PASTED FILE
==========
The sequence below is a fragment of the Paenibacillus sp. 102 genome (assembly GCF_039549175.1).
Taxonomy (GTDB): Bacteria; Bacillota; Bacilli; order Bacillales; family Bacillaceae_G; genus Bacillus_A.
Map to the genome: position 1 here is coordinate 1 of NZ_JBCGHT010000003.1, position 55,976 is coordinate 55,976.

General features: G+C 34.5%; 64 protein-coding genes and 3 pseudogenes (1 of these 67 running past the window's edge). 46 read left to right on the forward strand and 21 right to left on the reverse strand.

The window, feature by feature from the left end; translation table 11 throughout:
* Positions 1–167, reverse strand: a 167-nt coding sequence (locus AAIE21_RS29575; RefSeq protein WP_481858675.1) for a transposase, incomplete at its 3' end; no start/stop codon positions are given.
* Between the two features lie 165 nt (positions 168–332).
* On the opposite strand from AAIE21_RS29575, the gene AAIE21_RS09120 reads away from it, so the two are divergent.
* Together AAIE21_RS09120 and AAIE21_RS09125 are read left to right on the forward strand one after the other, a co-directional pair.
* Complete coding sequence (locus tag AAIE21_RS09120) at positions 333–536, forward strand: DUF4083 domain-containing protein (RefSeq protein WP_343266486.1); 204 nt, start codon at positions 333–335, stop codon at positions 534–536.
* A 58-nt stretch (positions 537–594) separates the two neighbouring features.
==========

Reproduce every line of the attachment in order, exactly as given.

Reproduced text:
The sequence below is a fragment of the Paenibacillus sp. 102 genome (assembly GCF_039549175.1).
Taxonomy (GTDB): Bacteria; Bacillota; Bacilli; order Bacillales; family Bacillaceae_G; genus Bacillus_A.
Map to the genome: position 1 here is coordinate 1 of NZ_JBCGHT010000003.1, position 55,976 is coordinate 55,976.

General features: G+C 34.5%; 64 protein-coding genes and 3 pseudogenes (1 of these 67 running past the window's edge). 46 read left to right on the forward strand and 21 right to left on the reverse strand.

The window, feature by feature from the left end; translation table 11 throughout:
* Positions 1–167, reverse strand: a 167-nt coding sequence (locus AAIE21_RS29575; RefSeq protein WP_481858675.1) for a transposase, incomplete at its 3' end; no start/stop codon positions are given.
* Between the two features lie 165 nt (positions 168–332).
* On the opposite strand from AAIE21_RS29575, the gene AAIE21_RS09120 reads away from it, so the two are divergent.
* Together AAIE21_RS09120 and AAIE21_RS09125 are read left to right on the forward strand one after the other, a co-directional pair.
* Complete coding sequence (locus tag AAIE21_RS09120) at positions 333–536, forward strand: DUF4083 domain-containing protein (RefSeq protein WP_343266486.1); 204 nt, start codon at positions 333–335, stop codon at positions 534–536.
* A 58-nt stretch (positions 537–594) separates the two neighbouring features.